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Harris, McCready Have First Debate In Close 9th District Race

Demcorat Dan McCready and Republican Harris Mark Harris debated Wednesday night in the 9th Congressional District race.
Steve Harrison
Demcorat Dan McCready and Republican Harris Mark Harris debated Wednesday night in the 9th Congressional District race.

In the competitive 9th District Congressional race, Republican Mark Harris and Democrat Dan McCready debated for the first time Wednesday night.

The candidates clashed on social security, education and kneeling for the national anthem. And each candidate had talking points.

For McCready, it was reminding voters that he served in the Marine Corps and that would he put "country above party."

Harris was focused on trying to tie his opponent to the Democratic minority leader Nancy Pelosi.

“Because if Mr. McCready is elected he just represents a number that would move the Democrats towards a majority," Harris said. "If they become the majority, Nancy Pelosi has done the math. She will become the speaker.”

But there was one person neither candidate talked about much: President Trump.

For McCready to win, he will need a so-called blue wave to carry him to victory in the conservative-leaning district. A Civitas poll this week showed McCready ahead by four percentage points. But a recent New York Times poll shows him trailing Harris by five percentage points, well within the poll’s margin of error. That same poll showed 52 percent of respondents viewed Trump favorably. The district includes affluent south Charlotte suburbs and stretches through rural counties like Anson, Scotland and Robeson.

Harris, a social conservative, barely mentioned the president.

McCready said President Trump’s name once – to give him credit on trade.

“I do credit President Trump though with starting an important conversation, which is my view Democratic and Republican administrations have not stood up to China on trade," he said.

McCready criticized Harris for supporting a plan that would cut social security benefits. Harris said he would protect existing benefits, but said the program might have to change for future generations.

At one point, both candidates were asked about their views on public education, and specifically their views on teaching climate change and evolution.

Harris, a former pastor at Charlotte’s First Baptist Church, said he was a believer in public education, and said that George Bush’s No Child Left Behind law had problems. He did not talk about climate change or evolution.

“The No Child Left Behind had some real issues and problems ... But I do believe public schools play a key piece in what we’re doing,” Harris said.

McCready criticized Harris for previous statements saying he would abolish the Department of Education. But McCready did not discuss his views on climate change or evolution, or ask Harris what he thought.

“The Department of Education is funding our schools ... a lot of federal funds that we reserve for low-income students and students with disabilities,” McCready said.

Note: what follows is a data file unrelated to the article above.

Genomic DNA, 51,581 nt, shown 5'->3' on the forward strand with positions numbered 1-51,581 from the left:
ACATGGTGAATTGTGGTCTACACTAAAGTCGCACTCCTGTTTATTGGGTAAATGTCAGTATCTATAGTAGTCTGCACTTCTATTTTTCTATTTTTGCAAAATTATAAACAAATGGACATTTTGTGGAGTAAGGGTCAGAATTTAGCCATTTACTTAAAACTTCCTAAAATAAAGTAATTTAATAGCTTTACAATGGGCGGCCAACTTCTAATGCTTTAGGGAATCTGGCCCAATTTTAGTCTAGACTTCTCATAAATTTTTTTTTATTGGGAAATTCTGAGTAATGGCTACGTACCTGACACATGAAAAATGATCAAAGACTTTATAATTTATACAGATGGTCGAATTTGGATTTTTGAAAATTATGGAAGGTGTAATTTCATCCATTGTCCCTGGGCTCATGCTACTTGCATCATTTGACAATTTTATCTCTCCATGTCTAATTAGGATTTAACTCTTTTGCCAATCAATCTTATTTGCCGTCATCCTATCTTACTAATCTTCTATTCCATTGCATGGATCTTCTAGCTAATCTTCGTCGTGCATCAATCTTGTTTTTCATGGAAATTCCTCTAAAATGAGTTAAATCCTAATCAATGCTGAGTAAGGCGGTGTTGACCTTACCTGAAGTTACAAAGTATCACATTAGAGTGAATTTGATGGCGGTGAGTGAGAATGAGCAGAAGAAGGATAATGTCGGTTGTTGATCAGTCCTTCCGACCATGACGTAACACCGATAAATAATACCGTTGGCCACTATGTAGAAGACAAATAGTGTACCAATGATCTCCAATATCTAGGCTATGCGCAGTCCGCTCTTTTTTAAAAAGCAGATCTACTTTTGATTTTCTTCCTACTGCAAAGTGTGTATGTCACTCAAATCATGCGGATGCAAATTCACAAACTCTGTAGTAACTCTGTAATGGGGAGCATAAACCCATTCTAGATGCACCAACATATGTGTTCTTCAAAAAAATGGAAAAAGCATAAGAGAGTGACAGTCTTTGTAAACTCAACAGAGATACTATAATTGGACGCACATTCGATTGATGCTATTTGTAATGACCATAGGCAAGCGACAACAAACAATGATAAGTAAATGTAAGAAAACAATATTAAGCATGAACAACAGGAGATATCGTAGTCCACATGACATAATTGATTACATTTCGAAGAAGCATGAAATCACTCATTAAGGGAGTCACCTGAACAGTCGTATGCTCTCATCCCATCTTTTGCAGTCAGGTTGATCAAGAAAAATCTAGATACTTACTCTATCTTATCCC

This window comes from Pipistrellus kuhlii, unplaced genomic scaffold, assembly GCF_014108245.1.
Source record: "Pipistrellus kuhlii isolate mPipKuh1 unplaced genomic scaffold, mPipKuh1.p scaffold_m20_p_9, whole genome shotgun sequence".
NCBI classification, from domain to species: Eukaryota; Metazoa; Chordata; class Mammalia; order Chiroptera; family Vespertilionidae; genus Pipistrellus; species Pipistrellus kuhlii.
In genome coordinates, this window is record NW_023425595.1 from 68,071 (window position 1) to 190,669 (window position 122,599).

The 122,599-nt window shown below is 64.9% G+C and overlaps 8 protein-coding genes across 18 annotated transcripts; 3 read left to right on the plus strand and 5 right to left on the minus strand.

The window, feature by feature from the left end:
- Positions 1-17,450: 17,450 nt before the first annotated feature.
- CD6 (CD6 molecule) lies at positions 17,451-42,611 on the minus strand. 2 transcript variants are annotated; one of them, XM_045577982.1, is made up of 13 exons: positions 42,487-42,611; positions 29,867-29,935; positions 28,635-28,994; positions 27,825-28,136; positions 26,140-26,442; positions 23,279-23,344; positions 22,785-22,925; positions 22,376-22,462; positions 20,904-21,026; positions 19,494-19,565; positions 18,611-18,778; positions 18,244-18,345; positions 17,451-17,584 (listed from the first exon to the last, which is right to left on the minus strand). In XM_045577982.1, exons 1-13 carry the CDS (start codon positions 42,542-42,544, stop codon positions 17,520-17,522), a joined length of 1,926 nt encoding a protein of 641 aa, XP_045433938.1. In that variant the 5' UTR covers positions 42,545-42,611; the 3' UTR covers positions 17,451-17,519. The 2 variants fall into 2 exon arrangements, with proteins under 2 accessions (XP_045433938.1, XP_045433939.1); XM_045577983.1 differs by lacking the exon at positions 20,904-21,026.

In discussing immigration, McCready criticized the government’s practice earlier this year of separating children from their parents but did not mention the president’s involvement.

“No more ripping kids away from their parents at the border — that’s something that’s not consistent with our values," McCready said. "I’m someone who will be fighting for Republicans and Democrats to come together.

Harris reaffirmed his support for building a border wall between the U.S. and Mexico and ending so-called “chain migration.” He did not talk about the separation of children from their parents.

“I just believe there is too much evidence that where pieces of the wall have been built the numbers have been staggering of how much lower they are of where people are coming across illegally," Harris said.

The subject of NFL players kneeling during the national anthem came up during the debate. The Carolina Panthers recently signed Eric Reid, who on Sunday became the team’s first player to kneel during the national anthem to protest social injustice.

“As a Marine Corps veteran I stand for the national anthem, I stand out of respect for our veterans, out of respect for our first responders and all who have served our country," McCready said. "At the same time, I’m a white guy. I have not faced discrimination. And I understand that someone next to me may kneel, and may do that because he or doesn’t feel heard.”

Harris disagreed.

“There’s a place where we debate those and there’s a place where we carry those out," he said. "The flag of the United States of America is something that all Americans should appreciate, should honor and should respect.”

At the end of the debate, McCready said Harris is too “extreme” for the 9th District and Harris said he was the one true conservative choice for voters.

Early voting starts in North Carolina Oct. 17.

Editor's note: This story has been corrected to reflect the accurate start date of early voting in North Carolina. It's Oct. 17. 

Steve Harrison is WFAE's politics and government reporter. Prior to joining WFAE, Steve worked at the Charlotte Observer, where he started on the business desk, then covered politics extensively as the Observer’s lead city government reporter. Steve also spent 10 years with the Miami Herald. His work has appeared in The Washington Post, the Sporting News and Sports Illustrated.